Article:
Why did I wait last minute to download the GVB app? I’m caught between looking out the window and enjoying the sights and trying to figure out where the hell I am supposed to get off. Thanks, T-Mobile and your slow ass interwebs. I’m clutching my luggage, holding a phone, and looking like an addict in search of their next hit. Once the GVB app was on my phone, it was completely useless (well in comparison to the Deutsche Bahn app, yes.) These live updates are about a station and a half behind. Plan B: Google Maps.
What a difference! I typed in what I could make out of Jay’s address and what do you know, I chose the correct train. The universe was on my side. Wait! Why aren’t we stopping?! Stations zoomed by and I couldn’t move. I attempted to enjoy the train ride for about 6 minutes or 3 train stations. My antennae were locked in and when I heard Lelylaan called over the loudspeaker, I raced towards the doors as if I was going to win a medal. I was simply going on instincts. It’s all I had since I hadn’t eaten or had any coffee, yet. Amsterdam greeted me with a gloomy and chilly embrace. Nonetheless, I was sweating and completely regretting not opting for my Swiss Gear backpack instead. At that moment, I wanted to punt my small rolling, black and white striped suitcase Beetlejuice. From almost missing my flight in Schönefeld to nearly busting my ankle on the escalator at Schiphol, the second half of my trip was one mishap after another.
The turnstiles were thin glass (or possibly plexiglass) doors with chrome fixtures and lovely designs etched into them. There’s that Dutch aesthetic! Clean lines and “beep.” I look down at the card reader and the screen reads tot ziens or goodbye. How quaint! Glancing down at my phone and taking one last look at the station before heading out, I head east and say to myself, “Well, here goes nothing.”. According to Google Maps, I should be there in 15 minutes. Walking through the neighborhood striving not to do any sudden moves that scream, “TOURIST!”; my suitcase wheels have other plans, clicking and clacking against the cobblestones announcing my presence to all in the early morning. I come to an intersection where at least 10 bags of garbage have exploded. Diapers, old furniture, and pizza boxes adorn the streets, while a group of garbage collectors begrudgingly dispose of it, intermittently stopping to take a puff off their cigarettes.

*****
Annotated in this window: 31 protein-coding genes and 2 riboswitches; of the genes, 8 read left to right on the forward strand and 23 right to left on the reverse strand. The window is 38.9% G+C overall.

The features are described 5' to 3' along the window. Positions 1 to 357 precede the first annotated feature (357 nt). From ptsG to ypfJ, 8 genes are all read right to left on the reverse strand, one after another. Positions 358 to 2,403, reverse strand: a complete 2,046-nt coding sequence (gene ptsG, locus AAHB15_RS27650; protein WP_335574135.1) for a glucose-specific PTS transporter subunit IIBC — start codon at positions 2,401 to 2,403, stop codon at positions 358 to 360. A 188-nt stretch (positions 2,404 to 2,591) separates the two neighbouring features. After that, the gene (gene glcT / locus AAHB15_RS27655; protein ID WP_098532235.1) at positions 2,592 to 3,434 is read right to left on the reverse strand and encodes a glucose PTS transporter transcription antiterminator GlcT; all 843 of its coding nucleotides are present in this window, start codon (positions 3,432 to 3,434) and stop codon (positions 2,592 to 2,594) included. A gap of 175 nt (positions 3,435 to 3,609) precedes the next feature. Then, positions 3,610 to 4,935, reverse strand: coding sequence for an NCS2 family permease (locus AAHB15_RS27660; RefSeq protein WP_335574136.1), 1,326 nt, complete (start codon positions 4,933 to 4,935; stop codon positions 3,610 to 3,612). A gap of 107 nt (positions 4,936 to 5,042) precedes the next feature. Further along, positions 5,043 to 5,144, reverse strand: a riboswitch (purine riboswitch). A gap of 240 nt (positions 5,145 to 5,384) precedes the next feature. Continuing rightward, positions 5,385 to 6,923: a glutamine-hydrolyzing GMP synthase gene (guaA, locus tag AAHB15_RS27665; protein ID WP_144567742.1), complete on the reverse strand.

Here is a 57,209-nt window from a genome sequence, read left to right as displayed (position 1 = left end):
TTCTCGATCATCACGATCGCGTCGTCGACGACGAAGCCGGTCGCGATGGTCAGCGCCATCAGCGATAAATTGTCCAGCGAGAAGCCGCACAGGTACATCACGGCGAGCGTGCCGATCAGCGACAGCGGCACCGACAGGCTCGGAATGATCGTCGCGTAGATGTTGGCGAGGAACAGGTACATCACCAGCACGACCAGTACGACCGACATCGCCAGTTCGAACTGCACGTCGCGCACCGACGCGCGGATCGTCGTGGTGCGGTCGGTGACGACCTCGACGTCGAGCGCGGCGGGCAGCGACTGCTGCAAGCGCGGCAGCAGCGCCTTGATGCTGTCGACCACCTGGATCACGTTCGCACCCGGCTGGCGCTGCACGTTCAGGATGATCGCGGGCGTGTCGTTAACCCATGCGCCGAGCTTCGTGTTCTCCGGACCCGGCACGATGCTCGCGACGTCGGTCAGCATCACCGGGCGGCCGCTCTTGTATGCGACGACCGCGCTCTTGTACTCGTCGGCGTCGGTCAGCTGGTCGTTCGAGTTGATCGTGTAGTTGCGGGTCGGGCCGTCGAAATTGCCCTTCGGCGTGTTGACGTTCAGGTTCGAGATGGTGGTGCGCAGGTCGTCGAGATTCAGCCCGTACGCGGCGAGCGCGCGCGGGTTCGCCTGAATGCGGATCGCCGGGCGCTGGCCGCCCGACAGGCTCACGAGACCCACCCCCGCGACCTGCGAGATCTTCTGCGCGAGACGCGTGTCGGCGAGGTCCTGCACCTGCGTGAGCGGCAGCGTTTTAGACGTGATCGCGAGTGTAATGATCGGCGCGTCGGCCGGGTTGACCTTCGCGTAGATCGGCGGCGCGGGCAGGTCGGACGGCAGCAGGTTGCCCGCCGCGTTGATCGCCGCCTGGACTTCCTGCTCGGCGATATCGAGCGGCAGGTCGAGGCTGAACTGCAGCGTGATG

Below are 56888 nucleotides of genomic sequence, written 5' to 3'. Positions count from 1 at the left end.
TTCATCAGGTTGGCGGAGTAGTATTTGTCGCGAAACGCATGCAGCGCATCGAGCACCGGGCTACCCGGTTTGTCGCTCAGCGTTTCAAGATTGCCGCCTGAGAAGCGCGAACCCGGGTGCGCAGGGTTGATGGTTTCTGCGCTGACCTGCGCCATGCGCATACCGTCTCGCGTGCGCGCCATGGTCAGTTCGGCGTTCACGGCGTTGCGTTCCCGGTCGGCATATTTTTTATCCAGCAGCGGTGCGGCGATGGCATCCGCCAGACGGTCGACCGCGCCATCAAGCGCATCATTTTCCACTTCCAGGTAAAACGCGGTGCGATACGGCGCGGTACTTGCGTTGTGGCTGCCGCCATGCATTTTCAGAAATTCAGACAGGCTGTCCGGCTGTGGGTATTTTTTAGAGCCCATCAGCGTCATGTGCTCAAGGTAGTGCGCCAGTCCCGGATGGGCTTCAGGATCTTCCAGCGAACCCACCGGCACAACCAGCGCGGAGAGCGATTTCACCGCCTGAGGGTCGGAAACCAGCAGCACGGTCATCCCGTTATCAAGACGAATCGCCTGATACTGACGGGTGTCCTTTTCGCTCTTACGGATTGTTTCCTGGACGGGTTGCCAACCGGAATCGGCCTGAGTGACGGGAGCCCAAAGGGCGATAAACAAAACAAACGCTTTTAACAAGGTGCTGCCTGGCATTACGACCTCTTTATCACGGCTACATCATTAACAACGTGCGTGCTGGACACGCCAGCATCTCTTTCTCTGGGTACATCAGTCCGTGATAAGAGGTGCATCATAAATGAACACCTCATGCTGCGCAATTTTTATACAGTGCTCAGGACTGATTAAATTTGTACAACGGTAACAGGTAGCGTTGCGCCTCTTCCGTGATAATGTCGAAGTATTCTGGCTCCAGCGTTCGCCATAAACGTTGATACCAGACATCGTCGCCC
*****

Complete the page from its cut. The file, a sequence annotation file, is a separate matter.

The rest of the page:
Where the hell is this place?!
I’m starting to wonder why there isn’t a tram or bus stop of some sort. What sane person walks all of this? Hold on, how the heck am I supposed to get on that side of the street when there’s a freeway right there?! Going through an underpass, then an overpass, past the pizzeria, a pub, and a Halal market. I briefly stop to catch my breath and check my phone. I am going the right way, but this is longer than 15 minutes. My feet are starting to ache, the gut is spazzing out putting itself through the wringer, and the upstairs neighbor is playing, “The Girl from Ipanema.” I look and feel like the dog droppings on a small patch of grass overlooking some apartment buildings.
Amsterdam is beginning to open up like a flower when it’s caressed by the sun. As I’m trekking, the city is coming alive before my eyes. Shopkeepers greeting each other in languages that are not Dutch, Vespas try to keep up with traffic, the tram, THE TRAM, suitcase wheels shaking their maracas and me internally letting out a primal scream. Now I’m starting to believe that I must be part of a couch gag skit on The Simpsons. Up ahead, three city blocks have been excavated beyond recognition and I refuse to go around the construction site. Instead, I grab my suitcase kicking dirt along the way, with my scowl deterring anyone within 10 feet (3.048 meters). As I look over across the street, I see the same apartment buildings I came across 10 minutes ago. I would later find a shortcut, the tram station that takes me to Centraal AND Lelylaan, and a flirtatious Dutchman with a pitbull. “D’oh!”
The landscape is starting to transition from apartments with rugged exteriors to houses that could grace the cover of magazines. It’s going on 40 minutes and the Google Maps pin drop is finally telling the truth. I take the time before my arrival to admire architecture when my sightseeing is interrupted abruptly by a Ford F-150 truck blocking half of the street. What asshat…oh nevermind. I take the remaining few steps and don’t know where to go. One side is lined with townhomes and this can’t be right, this is a school. I frantically dial Jay’s number as I’m sure I have walked for 45 minutes only to end up in front of an elementary school. It’s recess time and the screaming is piercing through every nerve in my body. Luckily, Jay picks up rather quickly and starts to mumble in Dutch.